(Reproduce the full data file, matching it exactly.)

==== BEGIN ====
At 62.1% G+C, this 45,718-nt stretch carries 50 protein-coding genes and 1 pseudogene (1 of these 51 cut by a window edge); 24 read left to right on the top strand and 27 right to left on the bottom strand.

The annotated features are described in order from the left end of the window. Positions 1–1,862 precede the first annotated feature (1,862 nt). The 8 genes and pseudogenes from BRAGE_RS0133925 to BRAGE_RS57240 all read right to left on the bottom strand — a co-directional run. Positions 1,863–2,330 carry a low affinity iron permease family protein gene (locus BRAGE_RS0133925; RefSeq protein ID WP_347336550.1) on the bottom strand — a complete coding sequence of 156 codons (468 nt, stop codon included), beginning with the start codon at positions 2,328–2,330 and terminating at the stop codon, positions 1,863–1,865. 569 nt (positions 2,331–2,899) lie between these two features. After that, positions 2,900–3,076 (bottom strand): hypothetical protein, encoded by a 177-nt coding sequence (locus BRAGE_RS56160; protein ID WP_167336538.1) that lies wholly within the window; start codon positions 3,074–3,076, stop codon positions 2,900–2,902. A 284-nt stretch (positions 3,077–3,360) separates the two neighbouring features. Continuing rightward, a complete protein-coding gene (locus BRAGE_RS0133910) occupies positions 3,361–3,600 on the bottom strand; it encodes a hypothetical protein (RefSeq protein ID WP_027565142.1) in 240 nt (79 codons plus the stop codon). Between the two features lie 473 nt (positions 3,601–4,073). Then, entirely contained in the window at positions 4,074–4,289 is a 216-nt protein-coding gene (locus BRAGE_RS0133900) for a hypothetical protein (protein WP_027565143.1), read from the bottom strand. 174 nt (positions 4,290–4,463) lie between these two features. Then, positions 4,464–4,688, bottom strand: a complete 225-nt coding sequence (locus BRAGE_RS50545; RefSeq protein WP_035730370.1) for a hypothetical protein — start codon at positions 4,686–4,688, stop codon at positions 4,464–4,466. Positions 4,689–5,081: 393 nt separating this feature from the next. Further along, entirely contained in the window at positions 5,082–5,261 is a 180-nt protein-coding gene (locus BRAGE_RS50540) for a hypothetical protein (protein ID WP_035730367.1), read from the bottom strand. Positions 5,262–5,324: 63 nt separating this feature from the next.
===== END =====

At 62.1% G+C, this 45,718-nt stretch carries 50 protein-coding genes and 1 pseudogene (1 of these 51 cut by a window edge); 24 read left to right on the top strand and 27 right to left on the bottom strand.

The annotated features are described in order from the left end of the window. Positions 1–1,862 precede the first annotated feature (1,862 nt). The 8 genes and pseudogenes from BRAGE_RS0133925 to BRAGE_RS57240 all read right to left on the bottom strand — a co-directional run. Positions 1,863–2,330 carry a low affinity iron permease family protein gene (locus BRAGE_RS0133925; RefSeq protein ID WP_347336550.1) on the bottom strand — a complete coding sequence of 156 codons (468 nt, stop codon included), beginning with the start codon at positions 2,328–2,330 and terminating at the stop codon, positions 1,863–1,865. 569 nt (positions 2,331–2,899) lie between these two features. After that, positions 2,900–3,076 (bottom strand): hypothetical protein, encoded by a 177-nt coding sequence (locus BRAGE_RS56160; protein ID WP_167336538.1) that lies wholly within the window; start codon positions 3,074–3,076, stop codon positions 2,900–2,902. A 284-nt stretch (positions 3,077–3,360) separates the two neighbouring features. Continuing rightward, a complete protein-coding gene (locus BRAGE_RS0133910) occupies positions 3,361–3,600 on the bottom strand; it encodes a hypothetical protein (RefSeq protein ID WP_027565142.1) in 240 nt (79 codons plus the stop codon). Between the two features lie 473 nt (positions 3,601–4,073). Then, entirely contained in the window at positions 4,074–4,289 is a 216-nt protein-coding gene (locus BRAGE_RS0133900) for a hypothetical protein (protein WP_027565143.1), read from the bottom strand. 174 nt (positions 4,290–4,463) lie between these two features. Then, positions 4,464–4,688, bottom strand: a complete 225-nt coding sequence (locus BRAGE_RS50545; RefSeq protein WP_035730370.1) for a hypothetical protein — start codon at positions 4,686–4,688, stop codon at positions 4,464–4,466. Positions 4,689–5,081: 393 nt separating this feature from the next. Further along, entirely contained in the window at positions 5,082–5,261 is a 180-nt protein-coding gene (locus BRAGE_RS50540) for a hypothetical protein (protein ID WP_035730367.1), read from the bottom strand. Positions 5,262–5,324: 63 nt separating this feature from the next.